8 July 2017 | TheLittleSongbird
Vincenzo Bellini: The Musical Drama
While Bellini is not one of my favourite composers, his operas make for very pleasurable listening, especially 'Norma'. The stories are no great shakes but there is no mistaking Bellini's style, there was no other opera composer who wrote music the way Bellini did (i.e. distinctive use of arpeggio writing and enviously long melodies), and the music is always gorgeous, earning the admiration of particularly Verdi and even difficult to please Wagner.
Despite not knowing much about Bellini himself, 'Casta Diva' had me intrigued. In that it starred Marta Eggerth, who has grown on me hugely over-time now that there has by me been seen more of her work where she's in roles that suit her and singing music that suits her, and that it was directed by Carmine Gallone, what little else personally seen from him has actually been interesting and well done (the 1956 'Tosca').
'Casta Diva' is worth seeing. It is not a great film, and anybody expecting historical accuracy are best reading a book on his life as it is near-completely romanticized here. Then again, accuracy or lack of it has rarely marred my enjoyment in watching a film, besides there are biopics out there that are not inaccurate but still manage to be great films or even masterpieces on their own ('Amadeus').
The film could have been better. Production-values-wise, 'Casta Diva' is mostly a lovely-looking film, but some occasions of less than sumptuous and mediocre at worst photography and grainy picture quality (which one will most likely put down to transfer) spoil it a bit. The sound, then again it could be a transfer or video thing, is a bit muffled and then distorts in particularly some of Marta Eggerth's higher register.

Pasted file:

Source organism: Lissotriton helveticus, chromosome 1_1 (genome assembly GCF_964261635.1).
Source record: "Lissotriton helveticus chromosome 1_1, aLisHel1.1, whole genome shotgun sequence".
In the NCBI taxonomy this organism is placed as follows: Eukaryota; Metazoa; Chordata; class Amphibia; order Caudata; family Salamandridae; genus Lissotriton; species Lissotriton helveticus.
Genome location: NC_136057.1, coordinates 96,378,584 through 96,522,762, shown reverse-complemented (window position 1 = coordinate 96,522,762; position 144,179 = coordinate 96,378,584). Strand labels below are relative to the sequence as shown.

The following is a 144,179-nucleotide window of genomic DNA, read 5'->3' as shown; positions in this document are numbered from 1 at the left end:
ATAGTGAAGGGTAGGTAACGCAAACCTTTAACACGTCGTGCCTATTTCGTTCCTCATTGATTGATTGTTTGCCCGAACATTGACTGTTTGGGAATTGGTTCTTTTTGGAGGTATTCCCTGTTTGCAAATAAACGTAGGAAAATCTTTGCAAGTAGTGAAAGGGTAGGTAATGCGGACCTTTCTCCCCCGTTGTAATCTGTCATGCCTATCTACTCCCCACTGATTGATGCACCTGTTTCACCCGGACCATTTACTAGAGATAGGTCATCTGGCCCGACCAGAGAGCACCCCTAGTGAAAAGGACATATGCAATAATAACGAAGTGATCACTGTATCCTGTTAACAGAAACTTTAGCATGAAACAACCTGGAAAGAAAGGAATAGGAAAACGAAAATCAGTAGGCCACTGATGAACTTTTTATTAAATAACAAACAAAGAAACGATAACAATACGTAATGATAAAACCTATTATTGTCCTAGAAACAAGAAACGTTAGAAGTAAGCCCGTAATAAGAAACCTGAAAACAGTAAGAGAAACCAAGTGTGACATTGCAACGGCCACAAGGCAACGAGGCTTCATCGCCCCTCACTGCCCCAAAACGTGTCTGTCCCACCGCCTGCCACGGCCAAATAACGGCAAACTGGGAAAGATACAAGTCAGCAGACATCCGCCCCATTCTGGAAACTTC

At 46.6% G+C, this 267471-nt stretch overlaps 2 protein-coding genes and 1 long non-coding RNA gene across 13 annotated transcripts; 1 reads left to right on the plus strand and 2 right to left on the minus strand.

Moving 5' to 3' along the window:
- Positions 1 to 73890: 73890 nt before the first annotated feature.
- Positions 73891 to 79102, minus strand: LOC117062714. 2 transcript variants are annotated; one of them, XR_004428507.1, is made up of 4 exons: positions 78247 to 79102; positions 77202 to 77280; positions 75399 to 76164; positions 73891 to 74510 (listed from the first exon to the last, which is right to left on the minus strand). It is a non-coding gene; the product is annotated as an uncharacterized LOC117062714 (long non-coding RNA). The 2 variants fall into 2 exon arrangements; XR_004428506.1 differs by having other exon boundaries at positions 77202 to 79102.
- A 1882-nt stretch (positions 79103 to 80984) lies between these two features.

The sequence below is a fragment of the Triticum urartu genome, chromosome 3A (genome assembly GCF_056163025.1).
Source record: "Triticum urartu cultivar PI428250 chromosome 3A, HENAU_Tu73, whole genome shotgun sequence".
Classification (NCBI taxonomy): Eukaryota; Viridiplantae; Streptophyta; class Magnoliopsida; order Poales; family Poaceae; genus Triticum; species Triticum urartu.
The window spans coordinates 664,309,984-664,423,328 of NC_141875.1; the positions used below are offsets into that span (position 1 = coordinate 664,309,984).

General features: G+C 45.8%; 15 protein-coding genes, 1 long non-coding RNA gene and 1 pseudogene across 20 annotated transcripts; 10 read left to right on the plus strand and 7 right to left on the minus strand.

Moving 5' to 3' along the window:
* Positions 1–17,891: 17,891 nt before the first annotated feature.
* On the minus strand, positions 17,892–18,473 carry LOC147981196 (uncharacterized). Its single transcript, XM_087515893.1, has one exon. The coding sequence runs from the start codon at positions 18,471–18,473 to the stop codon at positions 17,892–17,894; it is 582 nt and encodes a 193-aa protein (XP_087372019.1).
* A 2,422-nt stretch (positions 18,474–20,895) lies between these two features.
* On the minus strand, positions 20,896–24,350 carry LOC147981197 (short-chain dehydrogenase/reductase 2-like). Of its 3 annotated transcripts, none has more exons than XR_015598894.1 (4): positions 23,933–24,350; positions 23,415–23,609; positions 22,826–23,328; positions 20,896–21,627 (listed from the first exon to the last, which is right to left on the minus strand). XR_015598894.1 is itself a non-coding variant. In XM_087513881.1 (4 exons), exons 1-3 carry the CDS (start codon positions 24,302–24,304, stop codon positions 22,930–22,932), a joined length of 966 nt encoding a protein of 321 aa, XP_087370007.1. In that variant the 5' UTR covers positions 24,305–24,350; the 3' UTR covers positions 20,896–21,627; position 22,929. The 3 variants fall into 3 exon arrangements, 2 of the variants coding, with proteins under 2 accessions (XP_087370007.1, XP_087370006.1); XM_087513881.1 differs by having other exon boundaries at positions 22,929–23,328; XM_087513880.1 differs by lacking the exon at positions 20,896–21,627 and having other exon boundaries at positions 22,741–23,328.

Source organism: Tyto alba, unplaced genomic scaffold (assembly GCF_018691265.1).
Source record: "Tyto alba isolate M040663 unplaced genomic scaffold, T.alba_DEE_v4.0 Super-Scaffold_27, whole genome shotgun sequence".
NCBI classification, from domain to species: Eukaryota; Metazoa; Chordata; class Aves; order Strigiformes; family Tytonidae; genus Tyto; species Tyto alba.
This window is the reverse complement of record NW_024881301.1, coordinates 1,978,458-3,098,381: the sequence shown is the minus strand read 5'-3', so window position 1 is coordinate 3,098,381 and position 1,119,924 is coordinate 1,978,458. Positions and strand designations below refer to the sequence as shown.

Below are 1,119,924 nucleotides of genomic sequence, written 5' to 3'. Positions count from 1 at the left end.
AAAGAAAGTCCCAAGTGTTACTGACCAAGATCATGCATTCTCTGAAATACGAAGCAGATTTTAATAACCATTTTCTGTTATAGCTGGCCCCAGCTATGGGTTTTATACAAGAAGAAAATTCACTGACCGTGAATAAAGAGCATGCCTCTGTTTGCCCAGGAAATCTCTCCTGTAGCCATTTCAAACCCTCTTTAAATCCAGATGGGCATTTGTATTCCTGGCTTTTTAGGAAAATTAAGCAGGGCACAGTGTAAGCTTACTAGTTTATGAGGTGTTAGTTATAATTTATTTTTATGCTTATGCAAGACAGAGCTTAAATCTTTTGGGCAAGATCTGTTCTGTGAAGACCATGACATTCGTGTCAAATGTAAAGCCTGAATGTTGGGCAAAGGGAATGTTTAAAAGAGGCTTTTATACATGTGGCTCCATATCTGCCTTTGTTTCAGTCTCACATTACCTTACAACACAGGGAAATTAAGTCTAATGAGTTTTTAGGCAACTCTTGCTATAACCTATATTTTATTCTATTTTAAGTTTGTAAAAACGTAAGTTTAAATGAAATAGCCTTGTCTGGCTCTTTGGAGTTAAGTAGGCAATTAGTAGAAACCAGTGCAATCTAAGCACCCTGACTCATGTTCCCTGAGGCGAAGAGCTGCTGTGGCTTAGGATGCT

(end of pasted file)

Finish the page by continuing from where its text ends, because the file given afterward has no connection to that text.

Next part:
Some of the dialogue is a bit clunky and as well as being slight the story could have done with more momentum, with it for instance taking a while to get going.
However, technical faults aside, 'Casta Diva' does look good. The costumes and settings are lavish and it is beautifully photographed on the most part. 'Casta Diva' also has some unique visuals, for the time and now, in that it used abstract paintings-in-motion to express the passion between the two main characters. A very clever and visually striking touch.
Bellini's music is never less than gorgeous, and we're not talking just about 'Norma's' "Casta Diva". It will make anybody who mostly only knows Bellini's most famous arias and such want to see the operas they come from in their entirety, anybody already familiar but can't get enough of them will be in heaven once more.
While the story is not perfect, it was made with its heart in the right place and has a lot of charm and passion. Bellini's personal life as presented here is interesting, once you forget that there are liberties all over, as are his struggles with romance and with 'Norma'. Gallone directs with technical efficiency and good conveying of drama.
Eggerth was one of my main reasons for seeing this and while she is more the leading lady role rather than the "star" in a way (Bellini strictly should be), her grace, charm and nuance make for captivating viewing and she sings with a lot of beauty of tone, remarkable purity and maturity and control, Eggerth was only 22/23 here and there is such a wonderful beyond her years approach to her singing.
Not to knock the star Sandro Palmieri, who does a serviceable job though the way Bellini was written didn't seem to go above the surface, one does get the sense that there was more to this great composer than what is shown here. He and Eggerth have a good passionate chemistry.
It was fascinating seeing the virtuosity of Nicola Paganini, played with stoic determination by Gualtiero Tumiati, and Achille Majeroni captures Rossini's (a very important figure in Bellini's life) very enigmatic and seemingly complex personality well.
Overall, decent and worth a look but didn't blow me away. Gallone, the visuals, music and Eggerth are the reasons to see it. 6/10 Bethany Cox